Insured Rights™ | Call (877) 244-9331

This Story has Bad Faith Written all Over it

Todd and Jane Pierce were a middle-aged couple from Colstrip, Montana who spent nine years struggling and supporting each other through Todd’s fight with cancer.  Todd was diagnosed with skin cancer in his nasal cavity, but luckily, treatments were effective and Todd was able to become cancer-free within two years.  In order to “rebuild his jaw and palate,” he had to withstand additional treatment, including more than 40 surgeries. But of course, this was a small price to pay in exchange for a new chance at life.

In July of 2009, Todd had attended a family reunion in Bismarck, ND.  Others at the reunion would remember Todd as “the life of the party” and looked to be enjoying himself.  He even made plans with a few family members to go hunting in the months to follow.

On his drive back home, Todd attempted to pass a vehicle on the highway only to lose control of his truck.  According to the policy reports, the truck “rolled down an embankment and burst into flames.”  The autopsy report would later show that he died due to smoke inhalation.

Benefits from an Accidental Death Insurance Policy

Fortunately, Todd had a $224,000 accidental death insurance policy from MetLife through his employer.  He also had a MetLife term life insurance policy he provided through his employer as well.  His wife, Jane, applied for benefits under both policies. MetLife agreed to pay benefits on his life insurance policy and sent Jane a “checkbook” for the $224,000 from his term life insurance policy.  However, MetLife denied payment of benefits on Todd’s accidental death policy, claiming that his death was not an “accident.”

Both police reports and reports from the state medical examiner stated Todd’s car crash and subsequent death was an accident. MetLife came to the conclusion that Mr. Pierce had committed suicide, which was not covered under his accidental death policy.

MetLife Had Their Own Interpretation

Despite the claims from state officials, MetLife found medical records that showed Todd had high levels of Tramadol (a pain reliever prescribed to Todd by his doctor to use as needed) in his blood stream at the time of his death.  MetLife assumed these high levels of the drug were due to Mr. Pierce’s attempt to overdose and commit suicide.  However, Thomas Bennett, the associate medical examiner of Montana explained that “this Tramadol elevation is an artifact of the severe damage Mr. Pierce’s body received following the crash and is not a result of taking sky-high levels of the drug.”  Therefore, the drug did not cause his death but was a reaction to the pain caused by the accident.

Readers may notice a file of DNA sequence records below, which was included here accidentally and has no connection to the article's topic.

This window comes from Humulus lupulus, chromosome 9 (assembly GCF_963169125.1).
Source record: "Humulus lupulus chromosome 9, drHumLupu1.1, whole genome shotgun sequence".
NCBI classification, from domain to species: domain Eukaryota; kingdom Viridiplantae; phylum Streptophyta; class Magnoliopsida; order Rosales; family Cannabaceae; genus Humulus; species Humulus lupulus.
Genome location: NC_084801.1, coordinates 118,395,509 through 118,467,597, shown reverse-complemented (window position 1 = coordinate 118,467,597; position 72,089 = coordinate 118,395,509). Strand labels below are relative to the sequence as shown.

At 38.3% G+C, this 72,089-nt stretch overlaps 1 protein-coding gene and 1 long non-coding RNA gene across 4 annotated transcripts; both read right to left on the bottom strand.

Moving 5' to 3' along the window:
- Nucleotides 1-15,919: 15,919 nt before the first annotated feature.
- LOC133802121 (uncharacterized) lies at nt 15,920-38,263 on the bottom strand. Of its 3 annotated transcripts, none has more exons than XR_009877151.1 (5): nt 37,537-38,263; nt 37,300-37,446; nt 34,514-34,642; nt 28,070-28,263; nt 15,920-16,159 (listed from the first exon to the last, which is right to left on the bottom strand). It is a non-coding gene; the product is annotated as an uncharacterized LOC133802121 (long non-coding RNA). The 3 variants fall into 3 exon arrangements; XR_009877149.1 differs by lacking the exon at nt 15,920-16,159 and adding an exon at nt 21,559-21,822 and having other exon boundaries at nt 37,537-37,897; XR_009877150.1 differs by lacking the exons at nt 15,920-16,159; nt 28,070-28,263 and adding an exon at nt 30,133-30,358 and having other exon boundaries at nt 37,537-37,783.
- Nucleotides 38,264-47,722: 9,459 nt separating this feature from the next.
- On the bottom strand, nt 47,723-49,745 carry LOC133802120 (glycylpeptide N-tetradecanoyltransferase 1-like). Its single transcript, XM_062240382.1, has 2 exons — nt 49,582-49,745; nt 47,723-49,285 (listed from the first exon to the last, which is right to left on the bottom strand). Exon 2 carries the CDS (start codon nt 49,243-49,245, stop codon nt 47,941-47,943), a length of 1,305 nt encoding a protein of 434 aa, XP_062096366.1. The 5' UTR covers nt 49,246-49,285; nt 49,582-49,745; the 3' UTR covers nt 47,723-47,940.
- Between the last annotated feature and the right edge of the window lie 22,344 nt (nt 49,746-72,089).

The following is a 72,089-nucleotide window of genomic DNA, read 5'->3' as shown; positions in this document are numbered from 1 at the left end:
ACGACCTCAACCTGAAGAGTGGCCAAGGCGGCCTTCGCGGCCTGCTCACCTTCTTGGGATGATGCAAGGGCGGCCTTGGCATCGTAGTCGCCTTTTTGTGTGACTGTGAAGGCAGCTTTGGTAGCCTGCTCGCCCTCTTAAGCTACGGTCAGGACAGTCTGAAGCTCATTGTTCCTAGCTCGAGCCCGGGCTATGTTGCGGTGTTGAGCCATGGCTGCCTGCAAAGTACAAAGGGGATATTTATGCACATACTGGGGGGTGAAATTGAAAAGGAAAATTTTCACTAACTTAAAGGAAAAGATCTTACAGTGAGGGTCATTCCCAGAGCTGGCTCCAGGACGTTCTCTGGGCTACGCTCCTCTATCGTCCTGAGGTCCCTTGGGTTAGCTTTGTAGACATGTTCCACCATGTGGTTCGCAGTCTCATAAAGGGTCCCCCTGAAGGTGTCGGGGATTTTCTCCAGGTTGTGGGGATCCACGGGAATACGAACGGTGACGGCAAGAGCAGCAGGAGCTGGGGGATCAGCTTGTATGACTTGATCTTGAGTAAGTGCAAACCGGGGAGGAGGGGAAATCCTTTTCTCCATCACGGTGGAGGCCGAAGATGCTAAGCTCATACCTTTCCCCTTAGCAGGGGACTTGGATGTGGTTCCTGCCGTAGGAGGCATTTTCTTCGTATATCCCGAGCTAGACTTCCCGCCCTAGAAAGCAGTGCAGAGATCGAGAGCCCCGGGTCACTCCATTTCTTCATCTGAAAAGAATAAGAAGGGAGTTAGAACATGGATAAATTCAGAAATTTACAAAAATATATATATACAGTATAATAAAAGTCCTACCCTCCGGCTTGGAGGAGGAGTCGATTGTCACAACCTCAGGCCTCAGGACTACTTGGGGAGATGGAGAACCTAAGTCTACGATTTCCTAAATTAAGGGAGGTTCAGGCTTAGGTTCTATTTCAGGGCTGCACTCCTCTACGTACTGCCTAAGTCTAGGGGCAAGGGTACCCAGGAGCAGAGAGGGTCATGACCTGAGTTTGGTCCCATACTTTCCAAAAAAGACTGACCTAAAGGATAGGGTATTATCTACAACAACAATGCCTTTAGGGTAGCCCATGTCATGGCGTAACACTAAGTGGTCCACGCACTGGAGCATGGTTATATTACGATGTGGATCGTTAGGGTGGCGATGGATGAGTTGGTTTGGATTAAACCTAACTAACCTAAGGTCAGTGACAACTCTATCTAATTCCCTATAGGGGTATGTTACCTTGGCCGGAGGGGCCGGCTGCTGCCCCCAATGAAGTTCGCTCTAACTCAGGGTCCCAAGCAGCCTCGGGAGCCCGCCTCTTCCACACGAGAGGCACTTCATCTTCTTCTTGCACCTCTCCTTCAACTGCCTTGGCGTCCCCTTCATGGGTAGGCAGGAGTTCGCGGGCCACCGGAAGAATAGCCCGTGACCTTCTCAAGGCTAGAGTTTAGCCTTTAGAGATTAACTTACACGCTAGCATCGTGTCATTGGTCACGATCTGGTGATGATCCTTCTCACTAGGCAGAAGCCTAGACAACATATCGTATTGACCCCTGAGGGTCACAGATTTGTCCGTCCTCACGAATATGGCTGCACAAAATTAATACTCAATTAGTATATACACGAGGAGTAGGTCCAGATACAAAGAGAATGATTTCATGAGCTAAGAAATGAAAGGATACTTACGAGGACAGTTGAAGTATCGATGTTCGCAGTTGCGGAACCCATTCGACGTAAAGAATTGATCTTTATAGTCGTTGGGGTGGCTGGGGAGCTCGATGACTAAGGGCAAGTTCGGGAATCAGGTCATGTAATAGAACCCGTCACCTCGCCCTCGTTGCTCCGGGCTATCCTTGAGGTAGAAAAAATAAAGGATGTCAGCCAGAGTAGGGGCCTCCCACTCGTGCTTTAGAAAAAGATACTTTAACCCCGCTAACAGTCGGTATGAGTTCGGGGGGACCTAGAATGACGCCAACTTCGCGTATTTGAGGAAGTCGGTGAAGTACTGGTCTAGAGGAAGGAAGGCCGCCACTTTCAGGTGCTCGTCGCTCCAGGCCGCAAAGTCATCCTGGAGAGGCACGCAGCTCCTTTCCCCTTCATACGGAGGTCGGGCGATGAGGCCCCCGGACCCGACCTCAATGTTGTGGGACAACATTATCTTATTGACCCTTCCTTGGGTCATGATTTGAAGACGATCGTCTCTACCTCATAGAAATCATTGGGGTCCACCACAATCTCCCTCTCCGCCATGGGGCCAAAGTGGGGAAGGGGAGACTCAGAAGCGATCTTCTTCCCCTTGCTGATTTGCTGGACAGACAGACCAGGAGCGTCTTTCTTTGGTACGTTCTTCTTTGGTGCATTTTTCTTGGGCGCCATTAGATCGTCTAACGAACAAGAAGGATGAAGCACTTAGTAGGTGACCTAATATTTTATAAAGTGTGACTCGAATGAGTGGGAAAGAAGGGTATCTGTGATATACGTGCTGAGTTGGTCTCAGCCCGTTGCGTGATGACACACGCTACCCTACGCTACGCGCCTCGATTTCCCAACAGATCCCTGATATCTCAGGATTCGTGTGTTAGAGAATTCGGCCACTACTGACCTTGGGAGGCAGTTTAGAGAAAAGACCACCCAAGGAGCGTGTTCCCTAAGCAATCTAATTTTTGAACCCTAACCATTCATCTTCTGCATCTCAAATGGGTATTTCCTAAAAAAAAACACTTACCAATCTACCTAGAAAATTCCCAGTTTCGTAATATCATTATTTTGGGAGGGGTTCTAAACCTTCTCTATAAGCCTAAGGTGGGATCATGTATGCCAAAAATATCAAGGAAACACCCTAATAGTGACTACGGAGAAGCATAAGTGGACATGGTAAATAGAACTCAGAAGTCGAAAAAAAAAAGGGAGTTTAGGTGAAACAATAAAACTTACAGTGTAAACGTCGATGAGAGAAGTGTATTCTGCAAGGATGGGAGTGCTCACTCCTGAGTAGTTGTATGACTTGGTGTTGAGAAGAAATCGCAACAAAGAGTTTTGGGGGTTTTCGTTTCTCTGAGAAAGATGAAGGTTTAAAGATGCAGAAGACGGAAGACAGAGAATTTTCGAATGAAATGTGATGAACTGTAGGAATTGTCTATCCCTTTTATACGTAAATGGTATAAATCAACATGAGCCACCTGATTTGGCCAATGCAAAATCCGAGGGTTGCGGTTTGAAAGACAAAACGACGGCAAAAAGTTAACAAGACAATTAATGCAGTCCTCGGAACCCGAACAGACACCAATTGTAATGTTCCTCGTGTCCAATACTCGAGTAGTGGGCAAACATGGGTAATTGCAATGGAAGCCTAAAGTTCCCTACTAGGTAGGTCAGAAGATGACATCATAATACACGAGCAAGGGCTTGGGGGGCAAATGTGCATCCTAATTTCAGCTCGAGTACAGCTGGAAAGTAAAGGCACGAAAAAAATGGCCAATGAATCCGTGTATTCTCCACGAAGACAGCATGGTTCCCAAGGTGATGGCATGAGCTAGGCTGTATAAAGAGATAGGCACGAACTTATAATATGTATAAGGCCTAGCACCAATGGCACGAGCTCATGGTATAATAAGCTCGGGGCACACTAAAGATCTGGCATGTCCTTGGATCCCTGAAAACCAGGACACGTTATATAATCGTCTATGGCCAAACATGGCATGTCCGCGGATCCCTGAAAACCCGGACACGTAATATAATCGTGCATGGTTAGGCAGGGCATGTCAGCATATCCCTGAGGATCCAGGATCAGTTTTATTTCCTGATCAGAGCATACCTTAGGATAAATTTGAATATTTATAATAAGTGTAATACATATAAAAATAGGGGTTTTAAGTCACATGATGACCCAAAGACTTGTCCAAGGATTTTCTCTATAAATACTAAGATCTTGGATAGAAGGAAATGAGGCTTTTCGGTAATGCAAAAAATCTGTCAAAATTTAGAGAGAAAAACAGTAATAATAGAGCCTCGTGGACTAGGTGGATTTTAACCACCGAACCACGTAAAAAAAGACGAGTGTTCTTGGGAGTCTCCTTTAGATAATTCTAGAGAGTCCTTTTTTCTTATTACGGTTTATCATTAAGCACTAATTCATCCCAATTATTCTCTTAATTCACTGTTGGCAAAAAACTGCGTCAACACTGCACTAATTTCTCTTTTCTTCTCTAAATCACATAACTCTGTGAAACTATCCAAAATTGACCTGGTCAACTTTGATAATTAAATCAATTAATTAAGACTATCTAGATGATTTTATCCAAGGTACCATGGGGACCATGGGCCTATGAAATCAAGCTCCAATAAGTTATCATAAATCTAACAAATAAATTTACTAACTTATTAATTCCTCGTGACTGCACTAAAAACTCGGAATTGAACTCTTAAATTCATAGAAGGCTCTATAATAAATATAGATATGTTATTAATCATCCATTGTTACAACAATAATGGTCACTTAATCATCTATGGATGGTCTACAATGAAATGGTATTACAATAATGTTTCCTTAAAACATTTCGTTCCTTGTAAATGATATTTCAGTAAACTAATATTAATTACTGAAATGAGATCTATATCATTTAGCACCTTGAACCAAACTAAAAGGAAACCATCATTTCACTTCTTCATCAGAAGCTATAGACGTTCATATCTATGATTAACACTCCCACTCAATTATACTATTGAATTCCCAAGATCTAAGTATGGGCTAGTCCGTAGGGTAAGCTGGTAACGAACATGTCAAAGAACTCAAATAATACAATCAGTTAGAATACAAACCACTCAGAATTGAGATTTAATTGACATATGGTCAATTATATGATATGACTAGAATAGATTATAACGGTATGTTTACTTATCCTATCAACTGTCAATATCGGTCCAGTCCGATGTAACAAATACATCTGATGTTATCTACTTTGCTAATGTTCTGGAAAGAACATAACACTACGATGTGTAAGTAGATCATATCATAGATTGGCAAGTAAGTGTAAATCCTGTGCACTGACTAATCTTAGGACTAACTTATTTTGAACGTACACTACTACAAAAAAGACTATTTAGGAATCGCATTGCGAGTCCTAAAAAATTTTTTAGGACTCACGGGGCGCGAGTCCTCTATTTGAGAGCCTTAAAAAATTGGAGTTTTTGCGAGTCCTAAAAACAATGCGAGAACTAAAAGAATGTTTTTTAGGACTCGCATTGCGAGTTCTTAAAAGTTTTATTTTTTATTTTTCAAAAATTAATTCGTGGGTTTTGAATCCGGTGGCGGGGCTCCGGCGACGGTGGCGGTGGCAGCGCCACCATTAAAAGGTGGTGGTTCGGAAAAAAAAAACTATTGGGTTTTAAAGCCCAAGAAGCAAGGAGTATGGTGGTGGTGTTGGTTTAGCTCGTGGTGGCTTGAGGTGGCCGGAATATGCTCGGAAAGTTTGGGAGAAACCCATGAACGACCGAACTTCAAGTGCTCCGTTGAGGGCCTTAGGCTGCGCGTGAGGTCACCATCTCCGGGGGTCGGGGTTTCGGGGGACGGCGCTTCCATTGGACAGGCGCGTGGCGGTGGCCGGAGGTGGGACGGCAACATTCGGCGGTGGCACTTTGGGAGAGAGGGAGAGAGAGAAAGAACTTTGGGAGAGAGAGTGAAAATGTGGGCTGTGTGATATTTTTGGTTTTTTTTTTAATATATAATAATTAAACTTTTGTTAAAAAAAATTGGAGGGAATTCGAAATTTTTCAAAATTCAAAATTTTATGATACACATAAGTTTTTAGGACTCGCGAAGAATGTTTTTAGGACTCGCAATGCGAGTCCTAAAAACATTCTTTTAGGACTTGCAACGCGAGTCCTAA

With all the facts pointing towards an accident, on December 8, 2009, MetLife continued to conclude that Todd had committed suicide and they were therefore not obligated to pay benefits under the accidental death policy.  Disregarding the expert, unbiased opinion of the Montana associate medical examiner, MetLife stated that “the elevated levels of Tramadol gave them just cause to suspect (in the absence of proof) that Todd took his own life, therefore allowing them to keep $224,000 in their bank account.”

MetLife finally Agrees to Pay the Claim

Jane hired an attorney to help her fight MetLife and recover the benefits due to her under the policy.  After speaking with Jane’s attorney, MetLife quickly realized they did not have a legitimate case.  Finally, a year after Mrs. Pierce had initially applied for benefits, MetLife agreed to settle the case and pay the $224,000 due under the policy, but continued to deny wrongdoing.

Thanks to ERISA, Plaintiffs Continues to Get the Short End of the Stick

In the meantime, MetLife had earned interest on the $224,000 during the year they withheld payment.  This is one of the perks insurance companies frequently receive under the protection of ERISA.  Under ERISA, a claimant is only entitled to the benefits at issue – i.e., the accidental death benefit of $224,000 in the Pierce case.  So by delaying payment of benefits, insurance companies routinely “make money” on interest from investments on these large sums of money, even when they end up having to pay the claim.

MetLife’s Bad Faith Practices

Although insurance companies continue to state that they pay all their claims according to the terms of their policies, MetLife is no stranger to the “bad faith” allegations alleged by many of their disability and life insurance policyholders.
The end game is the same for all insurance companies; the more money they receive in premiums and the lower sums they pay out in claims, the greater their profits.  And many insurance carriers have crafted their claims departments to function with this bottom line in mind.  Some companies have even been shown to have “incentive programs” in place for their claims handlers to promote lower claims approval numbers.

For more information on bad faith insurance practices, visit our Bad Faith Insurance page.  If you believe your disability, life, or accidental death insurance was denied in bad faith by an insurance company, contact Grabhorn Law to discuss your case.

Source:  Accidental Death Becomes Suicide When Insurers Dodge Payouts – Bloomberg Markets Magazine –; MetLife:  Can you Sink any Lower to Avoid Paying a Claim? – Lawyers and Settlements –